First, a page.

Addressing explicit and implicit biases is an important part of improving patient care and health equity, according to a presentation by Ugo Iroku, MD, MHS, assistant professor at the Icahn School of Medicine at Mount Sinai, who spoke on the topic at Digestive Disease Week® (DDW) 2022.
DDW News spoke with Dr. Iroku about how biases show up in gastroenterology and hepatology and what physicians can do to address them.
DDW: What are the differences between explicit and implicit biases?
Iroku: Biases are stereotypes and attitudes that we hold towards others typically based on characteristics such as race, gender, age, socioeconomic status, religion or sexual orientation. Explicit bias is when we are aware of our biases. Implicit biases are deeply held beliefs that affect our cognition and actions without us even being aware of it. You can have implicit bias in a way that you would not consciously endorse. It can be that subtle.
DDW: What are some examples of implicit and explicit bias?
Iroku: Examples of explicit bias include when a provider may believe statements such as “women typically complain about non-life-threatening pain more than men,” or “Black patients are not as likely to follow through with treatment recommendations.” These are stereotypes that a person consciously considers and believes to be true.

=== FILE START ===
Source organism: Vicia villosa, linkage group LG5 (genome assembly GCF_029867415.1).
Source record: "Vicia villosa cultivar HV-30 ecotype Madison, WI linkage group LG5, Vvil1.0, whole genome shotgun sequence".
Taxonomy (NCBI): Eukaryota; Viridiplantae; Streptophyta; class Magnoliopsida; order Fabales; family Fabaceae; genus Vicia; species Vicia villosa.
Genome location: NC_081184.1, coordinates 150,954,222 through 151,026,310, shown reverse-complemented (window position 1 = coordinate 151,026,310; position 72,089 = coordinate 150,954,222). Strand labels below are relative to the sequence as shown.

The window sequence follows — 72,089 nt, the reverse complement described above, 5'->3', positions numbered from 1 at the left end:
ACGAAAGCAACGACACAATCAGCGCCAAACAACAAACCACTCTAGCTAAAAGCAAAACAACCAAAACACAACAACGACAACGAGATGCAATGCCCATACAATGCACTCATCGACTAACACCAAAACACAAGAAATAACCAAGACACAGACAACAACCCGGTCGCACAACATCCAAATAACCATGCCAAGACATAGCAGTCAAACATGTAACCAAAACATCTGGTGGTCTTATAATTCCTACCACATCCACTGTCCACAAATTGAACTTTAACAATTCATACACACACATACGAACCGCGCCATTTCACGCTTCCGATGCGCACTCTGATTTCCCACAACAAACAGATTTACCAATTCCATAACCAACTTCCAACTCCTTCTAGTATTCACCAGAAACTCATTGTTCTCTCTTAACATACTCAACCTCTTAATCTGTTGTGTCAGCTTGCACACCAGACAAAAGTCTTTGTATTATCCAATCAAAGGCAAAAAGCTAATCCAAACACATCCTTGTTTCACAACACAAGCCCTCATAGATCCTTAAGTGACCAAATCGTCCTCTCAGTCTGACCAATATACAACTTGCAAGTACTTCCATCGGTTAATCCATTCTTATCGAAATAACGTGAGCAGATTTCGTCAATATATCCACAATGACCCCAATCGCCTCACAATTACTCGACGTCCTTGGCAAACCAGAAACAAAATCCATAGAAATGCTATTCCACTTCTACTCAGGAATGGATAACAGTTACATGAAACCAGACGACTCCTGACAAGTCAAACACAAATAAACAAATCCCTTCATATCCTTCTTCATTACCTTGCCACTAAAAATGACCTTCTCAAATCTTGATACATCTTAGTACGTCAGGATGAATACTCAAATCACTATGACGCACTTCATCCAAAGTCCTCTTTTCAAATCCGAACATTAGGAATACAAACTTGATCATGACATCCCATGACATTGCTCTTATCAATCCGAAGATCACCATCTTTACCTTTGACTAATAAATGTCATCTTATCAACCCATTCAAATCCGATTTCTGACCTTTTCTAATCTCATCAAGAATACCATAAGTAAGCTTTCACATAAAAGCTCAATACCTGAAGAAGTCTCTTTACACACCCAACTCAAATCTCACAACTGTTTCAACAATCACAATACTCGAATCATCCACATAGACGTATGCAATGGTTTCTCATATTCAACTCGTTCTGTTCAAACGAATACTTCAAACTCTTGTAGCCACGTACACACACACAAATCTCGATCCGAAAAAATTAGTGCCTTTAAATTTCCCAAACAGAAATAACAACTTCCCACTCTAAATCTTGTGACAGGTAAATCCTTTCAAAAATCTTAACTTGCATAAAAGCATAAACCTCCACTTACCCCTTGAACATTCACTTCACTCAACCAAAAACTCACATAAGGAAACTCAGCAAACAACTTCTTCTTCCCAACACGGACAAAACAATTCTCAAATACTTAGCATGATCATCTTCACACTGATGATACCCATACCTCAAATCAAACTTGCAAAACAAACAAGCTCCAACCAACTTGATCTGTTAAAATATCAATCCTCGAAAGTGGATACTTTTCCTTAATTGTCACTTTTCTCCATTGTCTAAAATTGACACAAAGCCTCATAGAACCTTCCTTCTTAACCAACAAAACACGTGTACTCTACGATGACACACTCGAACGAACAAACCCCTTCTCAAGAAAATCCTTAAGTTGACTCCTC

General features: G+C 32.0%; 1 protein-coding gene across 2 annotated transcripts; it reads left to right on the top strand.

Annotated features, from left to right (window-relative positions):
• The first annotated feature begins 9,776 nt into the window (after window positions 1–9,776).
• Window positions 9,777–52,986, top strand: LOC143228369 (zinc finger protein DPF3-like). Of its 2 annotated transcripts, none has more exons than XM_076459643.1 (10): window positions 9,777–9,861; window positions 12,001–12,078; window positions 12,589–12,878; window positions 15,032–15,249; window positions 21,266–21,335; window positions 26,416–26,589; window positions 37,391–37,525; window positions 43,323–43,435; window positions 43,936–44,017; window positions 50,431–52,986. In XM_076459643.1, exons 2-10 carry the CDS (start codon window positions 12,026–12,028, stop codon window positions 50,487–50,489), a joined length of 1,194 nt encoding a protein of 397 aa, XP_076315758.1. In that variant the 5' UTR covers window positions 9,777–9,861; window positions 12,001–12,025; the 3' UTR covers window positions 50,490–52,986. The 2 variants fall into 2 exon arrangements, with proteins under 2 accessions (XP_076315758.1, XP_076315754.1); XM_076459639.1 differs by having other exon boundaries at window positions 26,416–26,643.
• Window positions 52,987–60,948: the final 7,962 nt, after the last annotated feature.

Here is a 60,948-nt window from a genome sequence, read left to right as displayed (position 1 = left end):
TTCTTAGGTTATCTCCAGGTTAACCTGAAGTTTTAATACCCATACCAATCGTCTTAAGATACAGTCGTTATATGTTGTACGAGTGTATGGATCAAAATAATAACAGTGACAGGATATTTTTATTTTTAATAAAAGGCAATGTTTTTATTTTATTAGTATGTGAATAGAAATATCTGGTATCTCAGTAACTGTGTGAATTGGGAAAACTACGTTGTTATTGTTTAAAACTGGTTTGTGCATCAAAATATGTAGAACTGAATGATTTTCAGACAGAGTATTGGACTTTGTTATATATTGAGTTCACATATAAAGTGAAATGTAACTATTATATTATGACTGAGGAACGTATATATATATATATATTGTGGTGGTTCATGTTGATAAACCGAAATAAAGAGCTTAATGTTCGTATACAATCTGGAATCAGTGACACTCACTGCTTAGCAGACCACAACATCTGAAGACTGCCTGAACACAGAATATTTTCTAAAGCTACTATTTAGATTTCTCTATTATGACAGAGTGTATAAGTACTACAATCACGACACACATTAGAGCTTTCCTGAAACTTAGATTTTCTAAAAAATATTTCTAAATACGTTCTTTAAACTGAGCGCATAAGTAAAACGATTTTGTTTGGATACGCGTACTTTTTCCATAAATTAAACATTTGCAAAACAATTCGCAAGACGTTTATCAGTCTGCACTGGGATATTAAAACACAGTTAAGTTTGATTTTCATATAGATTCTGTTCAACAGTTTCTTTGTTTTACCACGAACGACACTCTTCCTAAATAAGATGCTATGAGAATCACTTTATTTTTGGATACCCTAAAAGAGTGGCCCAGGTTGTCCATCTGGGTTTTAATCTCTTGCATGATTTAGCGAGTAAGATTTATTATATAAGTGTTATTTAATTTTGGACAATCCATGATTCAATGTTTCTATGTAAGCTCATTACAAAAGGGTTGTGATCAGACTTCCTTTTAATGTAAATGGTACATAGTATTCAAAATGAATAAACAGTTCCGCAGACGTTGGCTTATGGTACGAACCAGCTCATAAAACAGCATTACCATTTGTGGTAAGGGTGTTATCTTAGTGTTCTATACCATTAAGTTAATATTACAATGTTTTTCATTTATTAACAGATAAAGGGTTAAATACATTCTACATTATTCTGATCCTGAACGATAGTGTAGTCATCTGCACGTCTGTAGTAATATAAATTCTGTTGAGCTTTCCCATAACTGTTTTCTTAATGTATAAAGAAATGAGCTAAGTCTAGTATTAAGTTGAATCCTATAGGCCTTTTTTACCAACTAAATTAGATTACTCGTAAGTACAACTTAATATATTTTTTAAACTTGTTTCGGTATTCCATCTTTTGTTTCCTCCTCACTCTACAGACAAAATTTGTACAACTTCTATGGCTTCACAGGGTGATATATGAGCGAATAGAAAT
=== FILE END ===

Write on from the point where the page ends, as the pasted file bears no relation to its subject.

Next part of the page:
An example of implicit bias is when physicians who do not personally espouse the fact that race should matter with regard to medical care are nonetheless less likely to give emergent stroke treatment to Black patients than to white patients.
Iroku: There are many! A study at the University of Chicago published last year demonstrated that with the same clinical data, Black and white patients were treated very differently during their medical workup. In this case, Black people displaying signs and symptoms that warranted evaluation for celiac disease and/or inflammatory bowel disease were 91% less likely to receive it than their white counterparts.
DDW: How do these biases impact patient care and management?
Iroku: Ultimately, these biases can form the components of social determinants of health — the social issues that have a downstream effect on health outcomes. As the 2002 Institute of Medicine report demonstrated, even in places where access to health services is comparable between races, health treatment is not.
DDW: How do you recommend gastroenterologists/hepatologists reduce their personal biases?
Iroku: There are three key factors that can reduce biases among physicians: awareness, diversity and communication.
- Awareness of biases is a first step. Consider taking the Implicit Association Test for insight into the insidious nature of implicit bias. The Project Implicit website is a good resource towards that end.
- Diversity in the workplace can offer counter-stereotypical exemplars and can challenge unchecked biases. Engaging with individuals from a certain demographic who break certain stereotypes can be helpful in highlighting and avoiding biased actions.
- Communicate and seek feedback. A physician’s stereotypes towards patients may extend to staff and colleagues. Create a work environment where feedback is welcome whenever biases are consciously or unconsciously expressed in the workplace.
Dr. Iroku will give the oral presentation, “Reducing implicit and explicit patient bias” on Sunday, May 22, at 2:12 p.m. PDT as part of the session “Time to Act: Improving Diversity, Equity, and Inclusion in Gastroenterology and Hepatology.”